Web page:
The thicketed path of career advancement is best, or at least most rapidly, cleared with sharp instruments. Gloria Greene, the powerhouse protagonist of Jonathon Keats' "The Pathology of Lies," has grown impatient with her lack of progress, and she may have traded the pen for the scalpel. At the story's outset she's the chief suspect in the murder of P.J. Bullock III, the former editor in chief of the glossy San Francisco magazine Portfolio, whose job she has assumed.
Gloria and P.J. had been lovers, but after his bid for chief editorship of the Algonquin (read: New Yorker) tanked, they had broken up disharmoniously, and subsequently parts of P.J.'s body have begun appearing around the world, UPSed to Portfolio vendors in grisly packages. Factor in the circumstances that Gloria learned lots about dissection from her father, a plastic surgeon, and that she counted on P.J.'s leaving so that she could fill his vacancy, and the case seems like a no-brainer for the detectives And yet.
Far from freaked by the attention, Gloria revels in it. Imagine a publicity-starved Tina Brown from hell. She's by far Keats', um, sharpest character. I resisted her at first -- the voice is just too breezy and obvious -- but in time her self-styled-bitch routine becomes seductive. If the conference room is the job-obsessed late-'90s equivalent of the bedroom, what could be hotter than an office ice queen with acid on her tongue and a weapon in her hand?
"The Pathology of Lies" does bear the marks of a first novel. Gloria is the only character we come to know deeply. Keats tries to give her some worthy opponents, but no one sticks. Even the murder victim remains shrouded in obscurity, not to mention plastic. Her colleagues are so unrelentingly shallow that one wonders why we should care about their vicious little world. And there are a few truly unfortunate implausibilities, my favorite being that Gloria, quite obviously the author's alter ego, comes awfully close to receiving a Pulitzer for a rather humdrum interview she gives.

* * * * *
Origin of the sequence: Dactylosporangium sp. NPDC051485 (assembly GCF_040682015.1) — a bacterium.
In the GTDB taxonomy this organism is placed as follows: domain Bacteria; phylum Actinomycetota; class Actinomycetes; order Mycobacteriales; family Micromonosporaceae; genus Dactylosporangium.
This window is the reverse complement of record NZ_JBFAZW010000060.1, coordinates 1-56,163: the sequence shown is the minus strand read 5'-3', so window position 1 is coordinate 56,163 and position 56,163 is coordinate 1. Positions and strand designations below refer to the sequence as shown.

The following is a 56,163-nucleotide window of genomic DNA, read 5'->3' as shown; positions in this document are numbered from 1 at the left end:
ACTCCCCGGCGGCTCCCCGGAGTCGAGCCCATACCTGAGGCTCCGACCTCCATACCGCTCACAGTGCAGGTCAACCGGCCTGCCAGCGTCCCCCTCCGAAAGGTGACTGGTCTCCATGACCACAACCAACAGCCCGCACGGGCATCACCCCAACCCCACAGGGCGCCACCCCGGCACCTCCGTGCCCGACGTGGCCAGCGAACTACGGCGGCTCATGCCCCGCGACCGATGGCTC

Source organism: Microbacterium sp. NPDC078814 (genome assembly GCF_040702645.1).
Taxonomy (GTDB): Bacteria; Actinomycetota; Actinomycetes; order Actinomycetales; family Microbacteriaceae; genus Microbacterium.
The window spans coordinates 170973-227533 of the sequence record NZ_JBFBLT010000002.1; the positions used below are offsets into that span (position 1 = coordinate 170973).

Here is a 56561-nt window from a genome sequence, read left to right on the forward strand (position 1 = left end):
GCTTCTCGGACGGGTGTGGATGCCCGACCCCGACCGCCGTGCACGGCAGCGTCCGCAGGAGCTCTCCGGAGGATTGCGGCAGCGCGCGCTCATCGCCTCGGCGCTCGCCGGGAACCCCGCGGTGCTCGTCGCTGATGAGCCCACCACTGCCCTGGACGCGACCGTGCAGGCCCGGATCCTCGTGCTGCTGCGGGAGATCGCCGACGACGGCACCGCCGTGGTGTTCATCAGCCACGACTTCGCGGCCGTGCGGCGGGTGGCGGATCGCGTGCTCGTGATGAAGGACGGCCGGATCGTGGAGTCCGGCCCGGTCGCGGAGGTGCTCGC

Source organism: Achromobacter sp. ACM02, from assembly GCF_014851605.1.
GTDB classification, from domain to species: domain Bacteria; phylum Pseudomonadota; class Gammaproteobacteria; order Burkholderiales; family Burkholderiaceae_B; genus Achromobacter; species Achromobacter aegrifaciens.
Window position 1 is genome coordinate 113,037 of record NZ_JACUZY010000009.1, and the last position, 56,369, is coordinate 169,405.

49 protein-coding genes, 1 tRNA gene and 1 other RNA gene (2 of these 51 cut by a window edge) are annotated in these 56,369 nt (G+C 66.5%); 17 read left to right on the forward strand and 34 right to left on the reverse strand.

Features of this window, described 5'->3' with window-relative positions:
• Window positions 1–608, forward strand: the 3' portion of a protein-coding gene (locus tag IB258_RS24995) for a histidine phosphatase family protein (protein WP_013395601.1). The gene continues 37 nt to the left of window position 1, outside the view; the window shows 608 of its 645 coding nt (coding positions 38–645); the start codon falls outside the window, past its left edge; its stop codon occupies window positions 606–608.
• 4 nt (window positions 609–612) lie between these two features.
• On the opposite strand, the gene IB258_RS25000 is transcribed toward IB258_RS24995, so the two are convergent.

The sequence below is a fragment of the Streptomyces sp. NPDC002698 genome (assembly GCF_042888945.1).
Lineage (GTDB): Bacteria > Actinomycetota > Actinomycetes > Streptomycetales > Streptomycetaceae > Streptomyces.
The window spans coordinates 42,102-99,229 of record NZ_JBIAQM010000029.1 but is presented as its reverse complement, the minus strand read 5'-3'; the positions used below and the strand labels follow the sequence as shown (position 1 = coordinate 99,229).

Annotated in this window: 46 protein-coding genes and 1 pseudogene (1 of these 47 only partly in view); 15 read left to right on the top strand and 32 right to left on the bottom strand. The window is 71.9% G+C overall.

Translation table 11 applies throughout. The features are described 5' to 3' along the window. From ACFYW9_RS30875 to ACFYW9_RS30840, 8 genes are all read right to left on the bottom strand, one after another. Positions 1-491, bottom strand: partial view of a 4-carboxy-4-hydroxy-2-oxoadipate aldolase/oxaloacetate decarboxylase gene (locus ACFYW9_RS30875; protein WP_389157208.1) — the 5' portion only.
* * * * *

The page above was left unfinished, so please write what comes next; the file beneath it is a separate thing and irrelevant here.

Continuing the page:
All the same, the character is intriguingly complex. She obsesses about sex but, forever aloof, never really connects. Her heart -- oddly, and potentially interestingly -- belongs to daddy, but the Electra scenes seem sketchy. In fact, the book's most sensual parts involve the dismemberment. Not that there's much here a veteran Food Channel viewer couldn't stomach, but the author has done his homework admirably enough. (Let's hope he didn't learn by practicing on his colleagues: Keats is a San Francisco editor himself.)
In the end, tone and attitude clear the way. Gloria does faithfully represent some rather unsavory element of the Whatever generation. There's a disturbing hollowness in her jaded wit, like holes in the air. Can we learn from her? Sadly, I suppose, yes. But the cautionary-tale aspect of the book is secondary to the amazingly solid portrait of the leading character. Gloria's story will make a great beach book for anyone who enjoys examining a pathological character and her lies, a read as reliably rapid as a Parcel Post plane bearing gruesome cargo to distant parts of our tragic, riven globe.